Improving feed efficiency through forage strategies for increasing dairy profitability and sustainability
This entry is also available in the Theses and Dissertations section of Open Prairie.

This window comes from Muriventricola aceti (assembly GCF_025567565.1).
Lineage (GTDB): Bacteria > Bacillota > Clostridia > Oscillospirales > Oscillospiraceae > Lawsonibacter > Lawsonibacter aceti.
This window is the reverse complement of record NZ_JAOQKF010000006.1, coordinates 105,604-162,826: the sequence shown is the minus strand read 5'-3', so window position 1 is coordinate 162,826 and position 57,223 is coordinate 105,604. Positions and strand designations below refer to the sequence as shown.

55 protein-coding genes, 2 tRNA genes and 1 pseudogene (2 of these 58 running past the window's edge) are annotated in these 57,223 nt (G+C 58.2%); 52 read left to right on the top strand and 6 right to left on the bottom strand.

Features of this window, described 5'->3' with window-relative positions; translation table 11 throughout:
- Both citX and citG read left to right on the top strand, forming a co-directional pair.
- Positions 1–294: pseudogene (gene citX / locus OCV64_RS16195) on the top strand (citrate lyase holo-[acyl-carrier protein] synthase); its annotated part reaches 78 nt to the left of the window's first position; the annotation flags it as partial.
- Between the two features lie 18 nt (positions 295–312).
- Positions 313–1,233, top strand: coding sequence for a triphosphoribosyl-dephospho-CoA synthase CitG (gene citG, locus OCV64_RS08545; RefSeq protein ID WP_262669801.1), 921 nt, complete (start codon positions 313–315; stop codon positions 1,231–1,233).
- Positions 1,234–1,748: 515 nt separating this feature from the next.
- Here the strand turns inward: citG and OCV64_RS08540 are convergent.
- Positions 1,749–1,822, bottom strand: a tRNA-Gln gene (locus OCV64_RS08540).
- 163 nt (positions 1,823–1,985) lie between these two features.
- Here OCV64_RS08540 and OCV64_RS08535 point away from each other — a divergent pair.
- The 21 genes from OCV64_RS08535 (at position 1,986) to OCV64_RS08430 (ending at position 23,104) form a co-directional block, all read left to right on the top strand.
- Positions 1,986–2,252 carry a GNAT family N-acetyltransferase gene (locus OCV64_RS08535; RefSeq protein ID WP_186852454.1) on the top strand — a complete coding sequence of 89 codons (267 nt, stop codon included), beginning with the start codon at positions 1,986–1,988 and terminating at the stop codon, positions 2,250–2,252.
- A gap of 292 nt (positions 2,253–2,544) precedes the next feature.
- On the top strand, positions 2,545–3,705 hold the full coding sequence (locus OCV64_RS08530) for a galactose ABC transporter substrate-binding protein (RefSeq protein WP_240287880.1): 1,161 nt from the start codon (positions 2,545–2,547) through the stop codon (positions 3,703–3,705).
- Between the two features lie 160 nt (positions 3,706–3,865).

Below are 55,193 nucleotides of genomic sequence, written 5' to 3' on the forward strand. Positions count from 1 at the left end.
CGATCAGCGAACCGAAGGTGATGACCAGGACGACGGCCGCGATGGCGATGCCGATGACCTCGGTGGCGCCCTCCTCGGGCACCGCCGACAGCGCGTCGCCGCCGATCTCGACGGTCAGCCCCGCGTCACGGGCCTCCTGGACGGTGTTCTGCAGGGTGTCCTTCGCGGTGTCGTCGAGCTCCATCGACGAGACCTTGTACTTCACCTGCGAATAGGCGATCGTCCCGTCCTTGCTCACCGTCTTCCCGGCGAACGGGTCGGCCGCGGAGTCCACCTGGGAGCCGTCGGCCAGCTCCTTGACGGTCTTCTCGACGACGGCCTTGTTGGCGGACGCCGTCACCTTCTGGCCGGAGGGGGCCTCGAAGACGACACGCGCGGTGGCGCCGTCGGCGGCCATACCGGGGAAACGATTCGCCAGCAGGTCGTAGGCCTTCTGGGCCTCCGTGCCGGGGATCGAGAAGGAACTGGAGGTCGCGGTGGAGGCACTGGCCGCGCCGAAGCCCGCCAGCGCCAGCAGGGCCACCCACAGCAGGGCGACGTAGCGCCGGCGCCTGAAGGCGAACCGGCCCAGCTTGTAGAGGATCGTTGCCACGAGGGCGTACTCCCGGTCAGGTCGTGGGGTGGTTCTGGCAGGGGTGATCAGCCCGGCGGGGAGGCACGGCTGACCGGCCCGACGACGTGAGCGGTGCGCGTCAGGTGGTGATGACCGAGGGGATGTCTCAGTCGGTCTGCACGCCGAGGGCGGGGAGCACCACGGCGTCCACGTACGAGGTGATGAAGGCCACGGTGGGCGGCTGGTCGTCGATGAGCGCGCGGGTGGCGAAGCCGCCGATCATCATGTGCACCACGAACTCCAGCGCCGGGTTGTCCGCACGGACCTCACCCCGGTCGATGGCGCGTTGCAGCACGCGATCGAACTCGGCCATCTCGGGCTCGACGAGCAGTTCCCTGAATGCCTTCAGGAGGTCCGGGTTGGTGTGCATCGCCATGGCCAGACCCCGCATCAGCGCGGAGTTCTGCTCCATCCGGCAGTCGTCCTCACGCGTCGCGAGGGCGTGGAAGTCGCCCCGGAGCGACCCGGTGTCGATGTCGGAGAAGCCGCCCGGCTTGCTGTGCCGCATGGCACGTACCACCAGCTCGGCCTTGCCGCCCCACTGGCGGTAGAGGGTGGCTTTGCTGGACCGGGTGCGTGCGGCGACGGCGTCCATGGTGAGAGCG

Three studies were conducted to determine production parameters and study specific hypothesis in regard to improving feed efficiency through various forage utilization strategies with or without the inclusion of various supplemented products. The first study evaluated the supplementation of a cobalt-lactate product and its effects on fiber digestibility and milk production parameters when fed to cows consuming a 70% forage diet. Treatments included: 1) CONTROL diet containing 12.5 mg/cow/d of cobalt (carbonate carbonate) and 2) TEST diet being the same basal diet but including an additional 50 mg/cow/d of cobalt via a 1% Co-lactate product (Co-Max®). In a feeding trial with 24 late lactation cows, feeding the cobalt-lactate product had no effect on production parameters. However, cobalt-lactate supplementation decreased rumen ammonia concentrations, increased ruminal molar concentrations of acetate and numerically increased fiber digestion. The second study evaluated Saccharomyces cerevisiae fermentation products (SCFP); (Diamond V original XPC and two prototypes) on lactational performance and ruminal fermentation. Eight ruminally cannulated Holstein dairy cows were used in a replicated 4 x 4 Latin square. Treatments were: 1) Control (C): corn silage and haylage based ration; 2) XPC: C ration with 14 g/hd/d Original XPC; 3) Prototype 1 (P1): C ration with 5 g/hd/d P1; and 4) Prototype 2 (P2): C ration with 19 g/hd/d P2. Ruminal pH (6.06, 6.07, 6.02 and 6.13 for C, XPC, P1, and P2 respectively) was greater (P < 0.05) for cows fed P2 compared to cows fed other treatments. Rumen concentration and percentage of propionate and iso-butyrate were increased (P < 0.05) for cows fed P2 when compared to C with cows fed other treatments being intermediate and similar. The feeding of a dairy ration with P2 SCFP can improve ruminal pH while increasing propionate and iso-butyrate concentrations and percentages. The third study evaluated two forage production programs with subsequent feeding to evaluate the lactational performance of Holstein dairy cows. Thirty peak-lactation (58 DIM ± 2.9) Holstein dairy cows were used in a randomized complete block design. Treatments were: 1) CONTROL: normal forages (65% of diet) ration formulated using alfalfa haylage and corn silage produced with a standard university soil and agronomy program; 2) TEST: high forage level (65% of diet) ration formulated using alfalfa haylage and corn silage produced on an enhanced soil and agronomy program. Milk production was increased for cows fed TEST compared to cows fed control forage while DMI were similar. Energy corrected milk was increased for the TEST fed cows. There was an increasing trend in starch digestibility for cows fed TEST forage. Digestibility of NDF and ADF were increased for the TEST fed cows compared to cows fed CONTROL forages. Feeding higher quality forages obtained from enhanced agronomy procedures increased milk production, milk composition, and fiber digestibility when lactating dairy cows were fed a high forage ration. Based on these results, lactating dairy can greatly benefit from increases in forage quality and forage digestibility. Supplemental products such as SCFP can be utilized to aide in increases in propionate production which typically lead to increases in milk yield.